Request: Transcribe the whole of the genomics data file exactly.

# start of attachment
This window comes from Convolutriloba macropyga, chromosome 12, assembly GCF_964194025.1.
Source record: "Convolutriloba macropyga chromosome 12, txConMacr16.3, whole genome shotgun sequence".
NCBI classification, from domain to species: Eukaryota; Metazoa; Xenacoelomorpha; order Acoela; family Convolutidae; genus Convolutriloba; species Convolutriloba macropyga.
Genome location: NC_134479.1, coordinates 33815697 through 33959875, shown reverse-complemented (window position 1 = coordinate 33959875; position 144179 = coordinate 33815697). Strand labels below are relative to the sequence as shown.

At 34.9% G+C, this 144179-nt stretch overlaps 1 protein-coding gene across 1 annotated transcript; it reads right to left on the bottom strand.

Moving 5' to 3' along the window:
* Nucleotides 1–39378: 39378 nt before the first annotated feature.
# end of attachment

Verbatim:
This window comes from Convolutriloba macropyga, chromosome 12, assembly GCF_964194025.1.
Source record: "Convolutriloba macropyga chromosome 12, txConMacr16.3, whole genome shotgun sequence".
NCBI classification, from domain to species: Eukaryota; Metazoa; Xenacoelomorpha; order Acoela; family Convolutidae; genus Convolutriloba; species Convolutriloba macropyga.
Genome location: NC_134479.1, coordinates 33815697 through 33959875, shown reverse-complemented (window position 1 = coordinate 33959875; position 144179 = coordinate 33815697). Strand labels below are relative to the sequence as shown.

At 34.9% G+C, this 144179-nt stretch overlaps 1 protein-coding gene across 1 annotated transcript; it reads right to left on the bottom strand.

Moving 5' to 3' along the window:
* Nucleotides 1–39378: 39378 nt before the first annotated feature.